# Derivation Of The Spectrum Due To f(t).d(t - T)?????

• posted

Thanks for pointing that out, I have been doing more DSP lately (without sampling) and had somehow managed to confuse the real-time version of the delta with the discrete one ( delta(n) = { 1 if n = 0 { 0 otherwise )

After reading both of your explanations I realised that my working was incorrect as it was a weird hybrid.

Now that I have revised the correct continuous time version, I understand David's original working and also remember trying to do it the way Airy is doing it when I first learnt about laplace transforms. It wasn't fun lol.

Just to clarify to make sure im not off the rails again: Airy, I dont understand why you can't call f(t).delta(t-T) = g(t)? I personally cannot see anything wrong with it. g(t) itself will be undefined at T and zero at t = not T. But since it is being integrated, the sifting theorem should still work shouldn't it?

More importantly you should be able to go: g(t) = e^-(st).f(t) now you have: int(from 0 to inf) of ( g(t).delta(t-T) ) dt which is a basic sifting theorem problem which David illustrated previously.

Cheers Marc

• posted

in article 1VRqd.13100\$ snipped-for-privacy@news02.tsnz.net, Richard at richman snipped-for-privacy@hotmail.com wrote on 11/29/2004 22:36:

but shucks! you gave it away! for free! i wanted to extract a promise (that the asshole would probably not keep) before telling him what he did wrong.

oh well, it's public knowledge anyway.

r b-j

• posted

Perhaps you should pay attention to the discussion rather than resorting in the first instance to personal remarks?

• posted

Is it necessarily true that if two integrals are equal, then the functions under those integrals are equal?

• posted

Multiplying one or both sides of an identity by 1 does not value to your argument.

• posted

Shame on you for making personal remarks.

• posted

Looking at the work done by Dirac, his Delta function is a function defined as a limit.

No problem there. All derivatives are so defined.

• posted

You cannot prove something merely by defining it to be correct.

• posted

To use your own argument, just saying it, does not prove it one way or the other.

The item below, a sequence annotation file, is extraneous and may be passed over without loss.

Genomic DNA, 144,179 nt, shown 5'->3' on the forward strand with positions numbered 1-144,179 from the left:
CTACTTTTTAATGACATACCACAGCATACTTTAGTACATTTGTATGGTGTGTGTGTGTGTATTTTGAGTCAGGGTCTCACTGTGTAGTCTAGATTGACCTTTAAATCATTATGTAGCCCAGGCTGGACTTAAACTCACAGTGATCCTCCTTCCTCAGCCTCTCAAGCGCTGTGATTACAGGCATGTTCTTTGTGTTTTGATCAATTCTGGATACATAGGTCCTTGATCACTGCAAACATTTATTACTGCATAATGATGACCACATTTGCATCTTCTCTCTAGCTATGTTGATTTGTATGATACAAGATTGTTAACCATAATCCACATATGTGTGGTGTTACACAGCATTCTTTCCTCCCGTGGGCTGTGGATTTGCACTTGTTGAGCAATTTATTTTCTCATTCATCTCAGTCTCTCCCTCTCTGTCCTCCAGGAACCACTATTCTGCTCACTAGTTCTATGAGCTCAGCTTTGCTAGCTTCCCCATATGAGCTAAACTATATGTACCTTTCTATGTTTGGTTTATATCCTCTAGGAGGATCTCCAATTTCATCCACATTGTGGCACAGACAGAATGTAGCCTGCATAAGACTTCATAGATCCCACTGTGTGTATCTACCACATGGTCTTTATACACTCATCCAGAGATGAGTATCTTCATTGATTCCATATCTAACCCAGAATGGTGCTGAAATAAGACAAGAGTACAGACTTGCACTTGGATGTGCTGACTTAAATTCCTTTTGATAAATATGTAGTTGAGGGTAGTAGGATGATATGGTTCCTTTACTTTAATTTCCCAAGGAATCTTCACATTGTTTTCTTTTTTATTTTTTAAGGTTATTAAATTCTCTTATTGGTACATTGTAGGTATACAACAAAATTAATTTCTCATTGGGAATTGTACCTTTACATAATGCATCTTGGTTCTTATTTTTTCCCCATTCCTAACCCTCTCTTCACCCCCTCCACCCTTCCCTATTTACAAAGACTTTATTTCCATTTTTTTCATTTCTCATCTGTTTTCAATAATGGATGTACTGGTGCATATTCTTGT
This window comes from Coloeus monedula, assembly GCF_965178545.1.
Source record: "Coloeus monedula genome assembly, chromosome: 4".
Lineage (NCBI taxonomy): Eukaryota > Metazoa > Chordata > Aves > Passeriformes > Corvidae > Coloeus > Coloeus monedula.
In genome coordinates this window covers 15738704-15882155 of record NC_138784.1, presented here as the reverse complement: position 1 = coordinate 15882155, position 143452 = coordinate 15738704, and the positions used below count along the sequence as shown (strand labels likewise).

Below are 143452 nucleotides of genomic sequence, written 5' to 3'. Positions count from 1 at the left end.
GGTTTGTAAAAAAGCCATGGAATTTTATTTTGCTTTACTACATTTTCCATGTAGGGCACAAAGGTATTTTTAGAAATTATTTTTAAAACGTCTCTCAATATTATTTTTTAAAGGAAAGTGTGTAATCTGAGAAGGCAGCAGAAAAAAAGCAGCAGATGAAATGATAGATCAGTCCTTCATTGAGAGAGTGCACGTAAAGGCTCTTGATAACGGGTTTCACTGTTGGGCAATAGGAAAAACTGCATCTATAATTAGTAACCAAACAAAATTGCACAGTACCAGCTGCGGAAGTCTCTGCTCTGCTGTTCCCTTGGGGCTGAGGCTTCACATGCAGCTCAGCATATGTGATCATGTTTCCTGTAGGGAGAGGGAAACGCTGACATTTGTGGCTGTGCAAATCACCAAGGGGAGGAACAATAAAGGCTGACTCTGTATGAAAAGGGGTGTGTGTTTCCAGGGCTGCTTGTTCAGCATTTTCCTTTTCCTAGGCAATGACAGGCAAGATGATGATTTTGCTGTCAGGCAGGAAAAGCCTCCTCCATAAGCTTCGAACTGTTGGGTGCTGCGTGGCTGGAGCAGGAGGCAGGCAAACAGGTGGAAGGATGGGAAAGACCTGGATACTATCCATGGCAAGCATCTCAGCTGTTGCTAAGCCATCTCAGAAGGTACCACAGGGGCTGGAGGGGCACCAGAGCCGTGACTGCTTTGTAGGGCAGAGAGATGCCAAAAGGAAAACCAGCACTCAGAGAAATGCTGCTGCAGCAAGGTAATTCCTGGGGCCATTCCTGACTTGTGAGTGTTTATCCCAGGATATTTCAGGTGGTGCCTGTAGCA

• posted

The Delta function was on a rigorous mathematical basis when Dirac defined it, although he spoke to the contrary.

The idea of a function being the limit of another function has always been entirely respectable and is found in the evaluation of every derivative.

The introduction of generalised functions and the Theory Of Distributions is entirely irrelevant when no mathematics resulting from that theory is applied.

• posted

Therefore it is also true to say of you "But you're somehow convinced that you must be right, " and therefore it was an inappropriate thing for you to introduce.

Furthermore, if something that you read in one of your textbooks is your reply to a point of debate, then it is a simple matter for you to type it out. Far better than sneering at your correspondent!

• posted

What other way is there to evaluate it that is not based upon the two methods I described?

Your reputation as a debater is not enhanced by your wont to sneer but without producing counter-argument.

I have never asserted that "X is the _only_ way to accomplish Y"

• posted

The point at which I have stopped quoting you is the point at which you seem to have made a simple change of variable from "t" to "u" which does not seem to support your change of limits from a^b to 0^t (assuming that I have understood your notation for expressing limits)

How have you calculated your change of limits?

• posted

It doesn't agree with integration by parts.

• posted

In the evaluation of integral transforms, the sifting theory will work if it is present as one of the integrals.

• posted

• posted

Yes it's a constant.

Where did I cock up? Let's see.....

int(UV) = U.int(V) - int[dU.int(V)] giving..... int(+/-inf)(f(t).d(t-T).e^(-st)) as ..... with "f(t).d(t-T)" as V and "e^(-sT)" as U ..... f(T).e^(-st) - int(e^(-st)/-s . f(T))..... f(T).e^(-st) - -s.e^(-st)/-s . f(T)..... f(T).e^(-sT) - f(T).e^(-sT)....

1. Ah yes, typo, should read..... "with "f(t).d(t-T)" as V and "e^(-st)" as U ....."

also the next line is wrong, should read..... "f(T).e^(-st) - int(-s.e^(-st) . f(T))....."

However the effect of a consecutive differentiation followed by an integral is still to give -s/-s.

Giving.... int(UV) = U.int(V) - int[dU.int(V)] giving..... int(+/-inf)(f(t).d(t-T).e^(-st)) as ..... with "f(t).d(t-T)" as V and "e^(-st)" as U ..... f(T).e^(-st) - int(-s.e^(-st) . f(T))..... f(T).e^(-st) - -s.e^(-st)/-s . f(T)..... f(T).e^(-sT) - f(T).e^(-sT)....

1. > "Airy R. Bean" wrote:
• posted

Confidential, sorry.

• posted

Because of your childish behaviour quoted below, the rest of your article has been ignored. If you have something of value to contribute to the discussion, then please present it in a style more appropriate to an international forum.

• posted

In your second equation, how come you've still got "t" in your expression of the Diracian, but you've replaced it by T in the other two terms?

It would seem to me that if a principle is to be applied, then it must be applied everywhere, so that you must end up with d(T -T) = d(0).

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